Judge Leon expressed doubt about the central rationale for the program cited by the NSA: that it is necessary for preventing terrorist attacks. “The government does not cite a single case in which analysis of the NSA’s bulk metadata collection actually stopped an imminent terrorist attack".

Leon added:

“Given the limited record before me at this point in the litigation – most notably, the utter lack of evidence that a terrorist attack has ever been prevented because searching the NSA database was faster than other investigative tactics – I have serious doubts about the efficacy of the metadata collection program as a means of conducting time-sensitive investigations in cases involving imminent threats of terrorism.”

If such instances  of actual success - based specifically on the dragnet programs - are not cited, then obviously we can't ascertain if the protection of the program is all based on some BS smokescreen  or not. Telling us that to provide the information would "risk national security" is horse patootey and insults our intelligence. It also gives cover to the spooks to do whatever the hell they want.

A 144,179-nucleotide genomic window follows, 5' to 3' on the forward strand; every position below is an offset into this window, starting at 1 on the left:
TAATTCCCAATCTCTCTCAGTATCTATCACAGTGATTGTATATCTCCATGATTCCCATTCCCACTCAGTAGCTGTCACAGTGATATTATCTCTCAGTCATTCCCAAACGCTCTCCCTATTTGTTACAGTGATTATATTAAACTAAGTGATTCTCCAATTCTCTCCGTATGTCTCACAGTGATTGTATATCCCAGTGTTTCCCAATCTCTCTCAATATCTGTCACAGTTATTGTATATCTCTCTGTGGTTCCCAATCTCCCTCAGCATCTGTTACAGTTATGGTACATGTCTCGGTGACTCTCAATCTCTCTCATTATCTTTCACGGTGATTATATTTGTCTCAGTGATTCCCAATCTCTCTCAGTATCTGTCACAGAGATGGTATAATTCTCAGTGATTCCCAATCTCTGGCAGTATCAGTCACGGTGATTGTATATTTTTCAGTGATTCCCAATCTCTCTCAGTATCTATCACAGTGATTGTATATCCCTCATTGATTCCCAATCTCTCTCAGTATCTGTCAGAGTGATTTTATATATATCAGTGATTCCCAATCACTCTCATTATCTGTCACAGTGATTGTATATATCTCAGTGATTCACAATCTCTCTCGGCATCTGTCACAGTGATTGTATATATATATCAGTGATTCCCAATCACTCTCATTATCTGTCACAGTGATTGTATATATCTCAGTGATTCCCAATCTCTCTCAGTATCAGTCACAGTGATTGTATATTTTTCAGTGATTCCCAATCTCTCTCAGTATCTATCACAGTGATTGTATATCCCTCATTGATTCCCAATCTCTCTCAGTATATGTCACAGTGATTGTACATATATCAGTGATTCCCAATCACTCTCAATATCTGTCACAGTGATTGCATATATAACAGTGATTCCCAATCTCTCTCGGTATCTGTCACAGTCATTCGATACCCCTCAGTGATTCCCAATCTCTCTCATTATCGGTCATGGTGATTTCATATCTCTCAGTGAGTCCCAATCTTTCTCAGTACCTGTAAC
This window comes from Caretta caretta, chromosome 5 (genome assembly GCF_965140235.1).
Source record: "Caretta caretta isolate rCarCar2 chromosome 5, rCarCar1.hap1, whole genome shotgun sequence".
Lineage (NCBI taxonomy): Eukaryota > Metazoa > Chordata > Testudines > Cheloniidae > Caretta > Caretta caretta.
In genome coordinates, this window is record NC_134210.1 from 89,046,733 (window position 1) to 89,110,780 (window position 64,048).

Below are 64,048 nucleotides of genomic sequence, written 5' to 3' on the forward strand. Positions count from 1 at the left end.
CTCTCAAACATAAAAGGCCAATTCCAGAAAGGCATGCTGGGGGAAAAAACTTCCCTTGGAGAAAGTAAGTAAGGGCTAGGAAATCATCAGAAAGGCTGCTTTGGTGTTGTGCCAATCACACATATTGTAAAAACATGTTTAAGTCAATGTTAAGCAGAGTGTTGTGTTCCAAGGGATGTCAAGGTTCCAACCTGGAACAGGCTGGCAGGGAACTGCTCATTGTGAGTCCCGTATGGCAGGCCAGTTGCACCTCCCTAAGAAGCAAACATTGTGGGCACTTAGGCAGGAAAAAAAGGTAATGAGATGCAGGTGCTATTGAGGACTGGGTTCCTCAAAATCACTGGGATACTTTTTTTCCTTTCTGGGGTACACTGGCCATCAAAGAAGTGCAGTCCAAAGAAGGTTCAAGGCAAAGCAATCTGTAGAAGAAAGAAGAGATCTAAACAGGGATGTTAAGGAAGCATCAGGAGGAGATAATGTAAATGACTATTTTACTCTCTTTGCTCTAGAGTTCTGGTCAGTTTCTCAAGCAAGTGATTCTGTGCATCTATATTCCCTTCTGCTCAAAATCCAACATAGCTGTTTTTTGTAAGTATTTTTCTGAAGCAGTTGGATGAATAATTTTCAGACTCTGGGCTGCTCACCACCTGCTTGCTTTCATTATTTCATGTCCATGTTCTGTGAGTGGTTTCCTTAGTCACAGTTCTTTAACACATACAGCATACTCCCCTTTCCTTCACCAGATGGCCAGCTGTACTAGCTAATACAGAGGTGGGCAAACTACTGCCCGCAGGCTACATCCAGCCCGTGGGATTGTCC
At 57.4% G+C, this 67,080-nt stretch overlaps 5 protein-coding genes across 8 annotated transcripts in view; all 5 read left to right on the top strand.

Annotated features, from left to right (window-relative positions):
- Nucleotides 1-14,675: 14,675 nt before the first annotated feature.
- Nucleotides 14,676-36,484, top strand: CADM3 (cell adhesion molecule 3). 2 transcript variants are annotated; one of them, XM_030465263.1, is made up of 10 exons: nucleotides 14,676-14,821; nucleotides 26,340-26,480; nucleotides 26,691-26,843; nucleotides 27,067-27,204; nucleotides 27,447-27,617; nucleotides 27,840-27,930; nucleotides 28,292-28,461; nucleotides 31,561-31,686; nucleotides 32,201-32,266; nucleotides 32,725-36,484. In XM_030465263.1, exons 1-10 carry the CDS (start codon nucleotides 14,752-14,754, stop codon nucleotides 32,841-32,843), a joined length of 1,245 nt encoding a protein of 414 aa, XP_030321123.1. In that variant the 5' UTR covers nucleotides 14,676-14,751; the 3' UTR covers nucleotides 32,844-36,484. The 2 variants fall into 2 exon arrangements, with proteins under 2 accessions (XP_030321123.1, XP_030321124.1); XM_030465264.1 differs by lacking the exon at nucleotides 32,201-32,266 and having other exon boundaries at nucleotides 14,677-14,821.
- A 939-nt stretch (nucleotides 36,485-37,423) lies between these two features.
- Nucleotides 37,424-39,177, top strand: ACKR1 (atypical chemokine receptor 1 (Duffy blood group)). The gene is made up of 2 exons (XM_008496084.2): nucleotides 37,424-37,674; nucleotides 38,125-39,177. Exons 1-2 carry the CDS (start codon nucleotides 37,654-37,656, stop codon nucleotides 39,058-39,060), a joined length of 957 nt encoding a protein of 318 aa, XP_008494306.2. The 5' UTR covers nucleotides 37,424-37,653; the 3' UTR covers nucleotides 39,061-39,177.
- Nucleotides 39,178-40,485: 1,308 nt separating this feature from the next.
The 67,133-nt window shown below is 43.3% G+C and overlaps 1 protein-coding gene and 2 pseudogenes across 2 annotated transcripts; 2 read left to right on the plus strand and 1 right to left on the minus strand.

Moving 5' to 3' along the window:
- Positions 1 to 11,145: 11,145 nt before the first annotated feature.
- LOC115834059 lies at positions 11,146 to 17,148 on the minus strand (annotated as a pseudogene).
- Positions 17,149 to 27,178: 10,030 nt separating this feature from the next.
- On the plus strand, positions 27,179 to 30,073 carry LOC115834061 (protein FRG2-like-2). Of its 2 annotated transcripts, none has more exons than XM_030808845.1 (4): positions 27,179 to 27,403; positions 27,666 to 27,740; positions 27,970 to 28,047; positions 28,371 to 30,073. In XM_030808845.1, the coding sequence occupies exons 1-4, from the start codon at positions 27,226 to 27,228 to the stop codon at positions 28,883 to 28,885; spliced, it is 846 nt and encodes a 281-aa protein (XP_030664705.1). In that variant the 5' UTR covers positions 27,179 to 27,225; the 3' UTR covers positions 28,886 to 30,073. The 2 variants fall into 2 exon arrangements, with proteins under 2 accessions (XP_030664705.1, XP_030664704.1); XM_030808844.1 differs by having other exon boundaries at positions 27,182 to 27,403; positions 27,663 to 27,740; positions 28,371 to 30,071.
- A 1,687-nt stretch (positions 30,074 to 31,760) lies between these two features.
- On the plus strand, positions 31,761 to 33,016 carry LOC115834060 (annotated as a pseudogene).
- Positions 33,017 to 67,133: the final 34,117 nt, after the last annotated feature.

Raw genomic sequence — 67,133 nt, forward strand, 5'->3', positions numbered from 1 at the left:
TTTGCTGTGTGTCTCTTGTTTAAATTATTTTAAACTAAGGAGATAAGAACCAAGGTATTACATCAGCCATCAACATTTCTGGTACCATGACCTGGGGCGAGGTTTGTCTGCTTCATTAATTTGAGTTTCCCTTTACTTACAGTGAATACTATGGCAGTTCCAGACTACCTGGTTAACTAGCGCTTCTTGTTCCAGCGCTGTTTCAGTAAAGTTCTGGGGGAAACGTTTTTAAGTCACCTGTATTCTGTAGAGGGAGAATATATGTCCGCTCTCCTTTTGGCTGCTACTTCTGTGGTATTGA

Leon’s opinion also contained stern and repeated warnings that he was inclined to rule that the metadata collection performed by the NSA – and defended vigorously by the NSA director Keith Alexander on CBS on Sunday night – was unconstitutional. (Alexander, treating us all like untutored children or idiots insisted he saw no other way to do the collection other than by mass dragnet - as one cheeky Denver Post letter writer put it, he could as well "put us all in prison then he can see and hear what we're doing and when any time he wants.")

Leon added:

Plaintiffs have a substantial likelihood of showing that their privacy interests outweigh the government’s interest in collecting and analysing bulk telephony metadata and therefore the NSA’s bulk collection program is indeed an unreasonable search under the fourth amendment,”

Leon also said that the mass collection of phone metadata, revealed by the Guardian in June, was "indiscriminate" and "arbitrary" in its scope.  He also wrote: